When the doctor came into the examination room, the first thing I noticed about him was the lingering odor of cigarette smoke that came in the door with him. It surprised me a bit. I am rarely around smokers anymore. He said some pleasantries and I watched him as he noticed my collar. He said, "I am impressed by your collar." I said smiling, "There is no need to be impressed." We chit chatted about what denomination and what church. He told me a pretty terrible St. Peter letting people into heaven joke and all about his wife who has macular degeneration and was going blind. After he finished the eye exam and showed me pictures of the inside of my eyeball (trippy), he announced that my far away vision had actually gotten better. Excellent!! I thought. He was in his 70's and gruff. It was obvious who set the cultural tone in the office. But he was also thoughtful. After he shifted the conversation to an A&E special he had been watching on Judas, he announced with a bit of trepidation, "You know, I don't think the Bible includes all the important stuff about Jesus. They didn't let everything into the Bible."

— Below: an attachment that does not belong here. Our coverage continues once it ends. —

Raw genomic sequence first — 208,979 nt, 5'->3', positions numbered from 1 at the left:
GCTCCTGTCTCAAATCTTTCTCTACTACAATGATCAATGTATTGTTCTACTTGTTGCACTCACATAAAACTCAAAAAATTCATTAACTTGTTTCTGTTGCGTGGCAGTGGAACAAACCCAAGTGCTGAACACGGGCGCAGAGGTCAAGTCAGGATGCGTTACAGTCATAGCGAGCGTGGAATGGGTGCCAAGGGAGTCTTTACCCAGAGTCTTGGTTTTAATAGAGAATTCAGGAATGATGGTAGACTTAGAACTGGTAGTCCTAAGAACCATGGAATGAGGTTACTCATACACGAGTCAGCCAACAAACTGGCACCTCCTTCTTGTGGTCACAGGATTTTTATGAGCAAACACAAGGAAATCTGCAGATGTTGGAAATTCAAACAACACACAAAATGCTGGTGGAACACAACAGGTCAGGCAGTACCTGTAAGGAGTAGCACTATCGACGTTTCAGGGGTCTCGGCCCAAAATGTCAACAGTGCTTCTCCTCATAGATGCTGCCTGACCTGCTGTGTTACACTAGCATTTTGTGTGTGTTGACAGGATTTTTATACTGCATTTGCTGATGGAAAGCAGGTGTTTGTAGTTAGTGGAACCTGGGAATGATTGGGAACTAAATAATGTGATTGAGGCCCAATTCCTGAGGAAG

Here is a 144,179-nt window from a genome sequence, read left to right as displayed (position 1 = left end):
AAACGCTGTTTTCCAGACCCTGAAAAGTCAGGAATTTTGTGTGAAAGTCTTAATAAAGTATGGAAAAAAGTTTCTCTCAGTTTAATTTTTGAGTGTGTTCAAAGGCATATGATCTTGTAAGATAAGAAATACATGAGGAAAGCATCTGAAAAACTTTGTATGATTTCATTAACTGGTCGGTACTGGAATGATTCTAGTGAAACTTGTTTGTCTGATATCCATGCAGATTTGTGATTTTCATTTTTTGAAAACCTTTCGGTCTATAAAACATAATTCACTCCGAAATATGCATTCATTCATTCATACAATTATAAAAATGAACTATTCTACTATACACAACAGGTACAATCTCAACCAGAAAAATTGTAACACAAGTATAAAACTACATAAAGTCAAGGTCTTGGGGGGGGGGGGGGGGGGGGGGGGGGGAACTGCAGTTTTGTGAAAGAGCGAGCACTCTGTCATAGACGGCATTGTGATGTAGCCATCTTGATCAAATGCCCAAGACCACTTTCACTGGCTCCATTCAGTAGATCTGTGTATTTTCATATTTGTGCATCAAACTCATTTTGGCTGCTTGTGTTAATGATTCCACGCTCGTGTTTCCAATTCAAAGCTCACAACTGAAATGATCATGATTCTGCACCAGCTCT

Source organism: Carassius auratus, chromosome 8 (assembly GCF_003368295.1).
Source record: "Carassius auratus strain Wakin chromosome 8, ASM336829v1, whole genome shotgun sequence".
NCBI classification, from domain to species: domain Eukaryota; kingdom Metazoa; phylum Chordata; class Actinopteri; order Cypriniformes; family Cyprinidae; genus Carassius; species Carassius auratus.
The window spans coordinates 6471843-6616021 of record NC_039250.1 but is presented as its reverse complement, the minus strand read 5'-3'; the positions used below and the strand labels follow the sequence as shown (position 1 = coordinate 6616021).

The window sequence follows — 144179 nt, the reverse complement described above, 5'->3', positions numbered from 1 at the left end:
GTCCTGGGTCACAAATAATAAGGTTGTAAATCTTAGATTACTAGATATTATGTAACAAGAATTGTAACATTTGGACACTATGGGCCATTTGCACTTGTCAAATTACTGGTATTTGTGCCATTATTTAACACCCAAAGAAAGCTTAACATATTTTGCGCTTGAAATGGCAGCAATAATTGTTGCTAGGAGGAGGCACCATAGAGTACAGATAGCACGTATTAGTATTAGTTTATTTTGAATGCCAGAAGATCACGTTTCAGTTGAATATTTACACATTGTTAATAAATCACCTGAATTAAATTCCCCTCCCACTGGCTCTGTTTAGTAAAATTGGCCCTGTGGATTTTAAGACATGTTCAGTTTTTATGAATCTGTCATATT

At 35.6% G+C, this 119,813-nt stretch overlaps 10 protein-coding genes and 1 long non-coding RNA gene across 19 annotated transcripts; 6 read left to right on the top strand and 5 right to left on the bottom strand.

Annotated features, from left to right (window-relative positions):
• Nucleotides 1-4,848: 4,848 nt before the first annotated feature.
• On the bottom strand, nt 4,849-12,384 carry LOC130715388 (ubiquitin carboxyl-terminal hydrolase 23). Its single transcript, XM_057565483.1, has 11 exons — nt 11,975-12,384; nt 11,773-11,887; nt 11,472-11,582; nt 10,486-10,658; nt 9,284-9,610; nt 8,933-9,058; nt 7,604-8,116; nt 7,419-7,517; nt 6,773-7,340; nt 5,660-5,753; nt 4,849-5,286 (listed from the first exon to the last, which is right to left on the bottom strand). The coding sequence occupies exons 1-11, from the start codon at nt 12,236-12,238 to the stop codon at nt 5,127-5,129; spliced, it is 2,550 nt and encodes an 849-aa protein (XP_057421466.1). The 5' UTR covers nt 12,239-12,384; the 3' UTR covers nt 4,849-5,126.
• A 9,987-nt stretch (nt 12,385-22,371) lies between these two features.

I said and much to his surprise, "No I don't think so either. The people who made that decision were considering the impact on governing a society, too."
We talked for awhile of the relationship between religion and war as he made me read tiny letters and follow a light on the tip of a pen. For a moment he sat contemplating. We said nothing looking at each other for an almost awkwardly long period of time. This gave me an opportunity to broach something else I'd noticed since he first sat in front of me. I had debated whether to say anything from the moment I noticed. I was cognizant that my words had more weight about personal issues in a collar. I took the risk.
"I'm concerned about your breathing,' I said.
He had an abnormal breathing problem that when I closed my eyes sounded like so many other oxygen tank pumps I had heard... but there was no pump... just sharp inhalations lips pursed at the beginning of his breathing pattern as he spoke. He looked at me quizzically. I had chosen my words carefully.. I didn't say "You shouldn't smoke" Nor was I even thinking it. I was just feeling empathy for his struggle.
He told me that he "sounded pretty good for a 2 pack a day smoker." He also said he was 70 years old and had lived a good life. He said his biggest problem was just how deep he would dig in his heels when someone told him not to do something, which people had been telling him his whole life.
I have tried to tell people I love not to do things that harm them. I do not think it ever worked, Not once. Telling a stranger wouldn't have a different outcome. Telling him I was concerned about his breathing was honest, vulnerable, risky. He told me he had wanted to try to quit by changing first to e-cigarettes and was looking for another reason to try to do so. I believe today I was his reason, not because I showed up as clergy rather because I showed up as myself, in a collar.